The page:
Your cost per kWh would have to be very high and total power use similarly high (a kWh price > 50 cents per kWh for example for a battery to even come close to working as fincially viable. Also flat rate tariff etc.

You can do some 'time shifting' yourself if you have control over the temperature setting for any ac you have - lower/raise (summer/winter) the temp during peak solar generation and reverse it outside of peak generation - so your afternoon/late afternoon draw (especially in winter) is that much lower than otherwise.

There have been a number of cases where a small business has needed to upgrade their grid supply and been quoted a massive cost to do so. In those cases (much more than $20k spending) the numbers do stack up for PV + batteries.

As for charging - really depends on how many people are likely to want/need to charge at your company's expense. A simple 240v outlet on a 50 amp or 60 amp circuit (allow 80% of max for draw) gives you 9.6 kW or 11.5kW charging for a very low installation cost vs the expense of a faster charger. If used often then having standalone batteries could well be pointless (aka very costly). A few years in the future I expect all EVs to offer VTL/VTG as standard. So your potential EV could fully replace a battery for tineshifting (if really needed).
 
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Been a while between posts. Ended up getting a battery along with a few extra panels. Total installed now is 15kW with a 10kW inverter. Battery is 25.6kWh. Also got an EV charger installed to help with my commute. This is what my days look like (a particularly nice one recently that produced 68.1 kWh).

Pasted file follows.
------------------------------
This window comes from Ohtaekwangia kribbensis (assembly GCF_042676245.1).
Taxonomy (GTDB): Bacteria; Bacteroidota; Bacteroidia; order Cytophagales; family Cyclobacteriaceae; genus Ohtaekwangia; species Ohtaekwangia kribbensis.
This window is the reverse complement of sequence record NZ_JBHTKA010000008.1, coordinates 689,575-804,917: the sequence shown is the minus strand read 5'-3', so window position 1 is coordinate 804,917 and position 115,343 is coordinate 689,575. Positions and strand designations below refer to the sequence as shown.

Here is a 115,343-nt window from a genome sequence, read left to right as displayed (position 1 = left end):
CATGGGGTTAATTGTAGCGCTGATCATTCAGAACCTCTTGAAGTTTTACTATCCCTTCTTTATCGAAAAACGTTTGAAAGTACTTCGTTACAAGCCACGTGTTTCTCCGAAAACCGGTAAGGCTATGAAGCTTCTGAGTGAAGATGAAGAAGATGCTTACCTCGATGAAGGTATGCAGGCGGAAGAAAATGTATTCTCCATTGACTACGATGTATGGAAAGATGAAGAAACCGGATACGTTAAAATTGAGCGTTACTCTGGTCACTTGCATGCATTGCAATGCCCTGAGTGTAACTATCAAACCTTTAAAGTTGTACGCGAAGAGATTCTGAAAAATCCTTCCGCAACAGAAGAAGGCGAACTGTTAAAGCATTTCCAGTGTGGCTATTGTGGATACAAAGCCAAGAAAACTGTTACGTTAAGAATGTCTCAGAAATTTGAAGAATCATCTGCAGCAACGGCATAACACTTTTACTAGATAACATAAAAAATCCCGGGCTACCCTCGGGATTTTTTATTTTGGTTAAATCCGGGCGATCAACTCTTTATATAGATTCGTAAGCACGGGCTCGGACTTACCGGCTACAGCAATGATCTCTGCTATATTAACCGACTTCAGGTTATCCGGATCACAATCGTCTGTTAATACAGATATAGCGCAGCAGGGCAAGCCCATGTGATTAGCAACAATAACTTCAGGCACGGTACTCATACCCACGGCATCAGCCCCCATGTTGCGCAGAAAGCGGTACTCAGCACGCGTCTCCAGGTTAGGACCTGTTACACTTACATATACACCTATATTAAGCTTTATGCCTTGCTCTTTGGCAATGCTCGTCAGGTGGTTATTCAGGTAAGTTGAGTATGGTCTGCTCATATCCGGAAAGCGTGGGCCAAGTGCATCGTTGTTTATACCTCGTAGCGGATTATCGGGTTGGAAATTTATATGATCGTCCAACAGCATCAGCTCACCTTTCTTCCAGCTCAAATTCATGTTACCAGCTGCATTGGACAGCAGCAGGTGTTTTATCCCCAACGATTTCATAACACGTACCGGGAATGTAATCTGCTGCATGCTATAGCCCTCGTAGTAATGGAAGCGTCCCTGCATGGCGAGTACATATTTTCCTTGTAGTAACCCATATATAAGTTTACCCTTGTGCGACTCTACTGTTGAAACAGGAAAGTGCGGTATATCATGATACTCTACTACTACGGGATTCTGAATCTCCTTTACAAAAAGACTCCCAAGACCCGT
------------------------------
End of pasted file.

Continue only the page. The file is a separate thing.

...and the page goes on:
1716429123724.png

The battery stopped charging back up today about 15 minutes ago, so the rest of the day will be sold to the grid. I still buy little bits from the grid, I'm not off-grid, and therefore need to pay a supply charge which is what hurts the most every day. I certainly export less to the grid, but I'm charging a battery that shields me from nasty power prices at night, So far for May below.

1716429360750.png
 
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Which brand?. Are you 3 phase?
Single phase. I had considered whether it would be worth changing to 3-phase, but it's a big cost, including some re-wiring and I wasn't sure I'd see a payback on capital. The idea of having far more solar capacity did intrigue me. I think I could have got to 30kW on my roof? But as it stands I just stuck with the maximum I could get which is 15kW connected to an inverter that can see the whole 15kW but only outputs at 10kW... though sometimes I see little overpower blips around 13kW for short periods of time.